Gerald Kersh’s “Men Without Bones” presents a virtual case study in the awkward position of midcentury Weird Fiction. A truly—literally—pulpy tale, its original publication in 1954 came not in Weird Tales but in Esquire. By that time the pulps themselves were moribund, while new markets were arising. Michael Kelly and I recently discussed on The Outer Dark how mainstream literary journals are currently publishing some of the best Weird Fiction, but here we find ourselves more than 60 years back with a classic of unfiltered cosmic horror in a magazine whose literary reputation was already established by authors including Hemingway, Fitzgerald, and Gide. Despite such an auspicious initial placement, regardless of at least two dozen reprints since, or the fact that it remains in print today, I will wager “Men Without Bones” remains unknown to much of The Weird’s contemporary readership. Continue reading
s.j. bagley and Simon Strantzas converse about collaborating on their new Thinking Horror journal premiering in October, why it’s important now to have a journal that focuses on the philosophy and criticism of horror, the theme of the first issue “Horror in the 21st Century,” addressing the problematic nature of how the term “horror” is viewed by mainstream movie/reading audiences versus writers, the curse and boon of the horror boom of the 1980s and 1990s, the transgressive possibilities of horror, an ever-wider, ever-deepening field of diverse writers and content, the importance of recovering older weird writers to seeding the Weird Renaissance and the importance of the Weird in horror now, Weird horror as a mode to reconcile the self with an ever-expanding world and the relationship between contemporary Weird fiction and modernism, Asian and African influences on horror and Weird fiction, understanding the different facets through which specific writers see horror, upcoming issue themes, the importance of affordable reprint editions, the future of horror, their reading recommendations including Steven Millhauser, Kristi DeMeester, Michael Wehunt,Daniel Mills, Helen Marshall, and Jeffrey Thomas, and when and where readers can get copies of Thinking Horror (paperback and eBook).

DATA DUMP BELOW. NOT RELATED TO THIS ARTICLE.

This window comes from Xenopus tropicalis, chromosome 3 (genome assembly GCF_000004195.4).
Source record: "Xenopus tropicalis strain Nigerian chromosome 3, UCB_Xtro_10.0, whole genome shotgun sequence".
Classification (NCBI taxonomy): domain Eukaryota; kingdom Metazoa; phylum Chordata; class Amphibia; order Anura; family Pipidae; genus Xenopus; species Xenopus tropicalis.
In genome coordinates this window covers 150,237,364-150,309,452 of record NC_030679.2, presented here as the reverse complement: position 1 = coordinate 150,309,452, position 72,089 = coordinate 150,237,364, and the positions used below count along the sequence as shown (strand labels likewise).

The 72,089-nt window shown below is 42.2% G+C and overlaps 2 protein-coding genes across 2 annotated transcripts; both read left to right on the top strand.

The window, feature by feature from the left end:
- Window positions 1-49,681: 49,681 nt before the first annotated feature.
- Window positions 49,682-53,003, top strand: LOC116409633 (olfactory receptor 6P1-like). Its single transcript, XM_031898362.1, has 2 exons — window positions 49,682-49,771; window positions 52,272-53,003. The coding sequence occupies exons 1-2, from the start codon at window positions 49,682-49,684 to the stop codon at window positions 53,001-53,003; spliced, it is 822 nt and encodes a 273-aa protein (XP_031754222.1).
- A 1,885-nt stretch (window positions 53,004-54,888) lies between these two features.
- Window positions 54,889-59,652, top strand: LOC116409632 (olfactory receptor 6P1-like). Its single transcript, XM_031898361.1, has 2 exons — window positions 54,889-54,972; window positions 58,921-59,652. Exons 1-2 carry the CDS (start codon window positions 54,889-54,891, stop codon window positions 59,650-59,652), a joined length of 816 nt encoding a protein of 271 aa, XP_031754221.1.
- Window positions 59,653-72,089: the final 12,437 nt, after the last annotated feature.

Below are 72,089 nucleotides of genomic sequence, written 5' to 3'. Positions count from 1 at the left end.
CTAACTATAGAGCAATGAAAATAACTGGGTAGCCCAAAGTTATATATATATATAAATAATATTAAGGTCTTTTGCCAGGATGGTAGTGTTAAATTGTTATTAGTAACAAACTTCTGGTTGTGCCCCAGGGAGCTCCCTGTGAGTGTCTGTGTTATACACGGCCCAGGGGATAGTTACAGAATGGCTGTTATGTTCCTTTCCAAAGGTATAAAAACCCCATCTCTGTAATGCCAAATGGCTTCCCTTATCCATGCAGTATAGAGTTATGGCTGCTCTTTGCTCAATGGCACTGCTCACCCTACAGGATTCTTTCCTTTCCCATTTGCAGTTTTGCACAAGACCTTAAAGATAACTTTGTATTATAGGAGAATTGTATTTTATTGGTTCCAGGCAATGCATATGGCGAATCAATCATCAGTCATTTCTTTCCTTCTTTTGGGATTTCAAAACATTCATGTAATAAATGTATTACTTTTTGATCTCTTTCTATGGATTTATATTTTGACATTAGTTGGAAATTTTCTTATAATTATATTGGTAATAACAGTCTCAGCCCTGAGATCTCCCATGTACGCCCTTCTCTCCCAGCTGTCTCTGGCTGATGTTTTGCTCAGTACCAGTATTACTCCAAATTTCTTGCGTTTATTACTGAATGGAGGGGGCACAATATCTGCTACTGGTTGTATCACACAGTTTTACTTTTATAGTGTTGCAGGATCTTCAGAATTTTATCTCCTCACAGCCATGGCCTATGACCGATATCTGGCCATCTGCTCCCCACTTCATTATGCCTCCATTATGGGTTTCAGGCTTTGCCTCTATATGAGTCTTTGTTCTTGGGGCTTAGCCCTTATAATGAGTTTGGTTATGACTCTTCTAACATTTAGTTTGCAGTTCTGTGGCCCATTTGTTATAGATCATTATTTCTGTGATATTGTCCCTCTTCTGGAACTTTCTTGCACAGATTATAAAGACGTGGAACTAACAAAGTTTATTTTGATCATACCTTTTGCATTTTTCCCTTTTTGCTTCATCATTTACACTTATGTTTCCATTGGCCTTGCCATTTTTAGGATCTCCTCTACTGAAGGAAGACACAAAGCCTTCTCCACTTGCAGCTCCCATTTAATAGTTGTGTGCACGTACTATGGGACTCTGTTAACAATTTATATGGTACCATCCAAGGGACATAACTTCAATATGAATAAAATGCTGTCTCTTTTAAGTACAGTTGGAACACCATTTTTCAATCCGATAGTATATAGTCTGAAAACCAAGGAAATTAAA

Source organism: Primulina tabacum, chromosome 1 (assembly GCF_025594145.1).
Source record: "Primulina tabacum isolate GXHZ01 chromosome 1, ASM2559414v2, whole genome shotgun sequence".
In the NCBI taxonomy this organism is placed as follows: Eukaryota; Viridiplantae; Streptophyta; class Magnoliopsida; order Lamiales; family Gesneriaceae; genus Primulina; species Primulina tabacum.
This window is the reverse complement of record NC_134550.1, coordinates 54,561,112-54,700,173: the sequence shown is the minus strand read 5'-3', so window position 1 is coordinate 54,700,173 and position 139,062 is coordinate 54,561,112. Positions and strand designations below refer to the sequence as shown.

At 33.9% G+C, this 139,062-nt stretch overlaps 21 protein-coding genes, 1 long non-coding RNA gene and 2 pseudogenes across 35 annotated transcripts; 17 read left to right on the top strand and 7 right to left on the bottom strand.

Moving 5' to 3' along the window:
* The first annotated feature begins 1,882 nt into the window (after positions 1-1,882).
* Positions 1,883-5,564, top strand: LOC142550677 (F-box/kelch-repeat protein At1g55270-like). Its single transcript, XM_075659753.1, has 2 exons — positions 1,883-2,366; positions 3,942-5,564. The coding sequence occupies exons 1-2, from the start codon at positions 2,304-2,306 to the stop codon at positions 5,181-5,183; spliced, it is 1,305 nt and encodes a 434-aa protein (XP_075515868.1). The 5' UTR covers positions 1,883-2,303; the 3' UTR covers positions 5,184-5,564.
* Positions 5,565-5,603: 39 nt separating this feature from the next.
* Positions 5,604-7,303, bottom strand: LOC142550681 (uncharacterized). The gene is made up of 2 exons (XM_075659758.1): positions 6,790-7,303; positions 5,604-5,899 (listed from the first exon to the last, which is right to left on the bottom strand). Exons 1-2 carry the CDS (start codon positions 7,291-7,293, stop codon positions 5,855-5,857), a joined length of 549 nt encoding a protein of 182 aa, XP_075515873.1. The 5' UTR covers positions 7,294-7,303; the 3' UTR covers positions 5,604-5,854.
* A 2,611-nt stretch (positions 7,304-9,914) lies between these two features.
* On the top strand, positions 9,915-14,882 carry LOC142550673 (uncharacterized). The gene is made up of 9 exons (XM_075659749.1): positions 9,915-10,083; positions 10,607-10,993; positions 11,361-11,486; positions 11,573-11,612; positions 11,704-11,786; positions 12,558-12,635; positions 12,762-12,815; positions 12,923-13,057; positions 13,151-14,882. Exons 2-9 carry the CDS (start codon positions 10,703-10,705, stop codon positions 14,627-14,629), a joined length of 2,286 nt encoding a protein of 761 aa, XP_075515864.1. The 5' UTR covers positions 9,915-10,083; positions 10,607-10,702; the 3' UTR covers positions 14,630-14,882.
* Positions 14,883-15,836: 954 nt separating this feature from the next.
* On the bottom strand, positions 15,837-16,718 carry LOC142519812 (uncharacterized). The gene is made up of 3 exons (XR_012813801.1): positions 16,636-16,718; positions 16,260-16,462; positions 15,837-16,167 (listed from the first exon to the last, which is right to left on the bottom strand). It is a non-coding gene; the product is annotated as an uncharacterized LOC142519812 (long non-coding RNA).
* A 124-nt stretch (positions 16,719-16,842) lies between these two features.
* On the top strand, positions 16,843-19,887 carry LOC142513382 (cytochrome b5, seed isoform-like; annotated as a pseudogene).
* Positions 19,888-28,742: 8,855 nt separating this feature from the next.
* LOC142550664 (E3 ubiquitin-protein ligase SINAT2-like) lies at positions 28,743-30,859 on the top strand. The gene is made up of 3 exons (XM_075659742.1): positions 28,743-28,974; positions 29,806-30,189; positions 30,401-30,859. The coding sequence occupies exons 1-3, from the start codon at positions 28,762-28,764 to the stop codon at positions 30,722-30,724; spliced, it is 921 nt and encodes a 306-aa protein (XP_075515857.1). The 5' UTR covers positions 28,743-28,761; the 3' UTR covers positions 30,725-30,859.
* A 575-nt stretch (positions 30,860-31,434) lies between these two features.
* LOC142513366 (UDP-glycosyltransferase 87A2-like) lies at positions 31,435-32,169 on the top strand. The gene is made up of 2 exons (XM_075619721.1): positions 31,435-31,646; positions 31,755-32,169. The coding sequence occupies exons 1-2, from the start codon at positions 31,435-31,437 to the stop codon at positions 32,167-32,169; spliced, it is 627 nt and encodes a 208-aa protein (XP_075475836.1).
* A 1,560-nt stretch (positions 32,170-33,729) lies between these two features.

This archival episode will be available again at This Is Horror soon. In the meantime, subscribe at iTunes or Blubrry to make sure you don’t miss an episode.
NEXT WEEK’S GUEST: Daniel Mills, author of The Lord Came at Twilight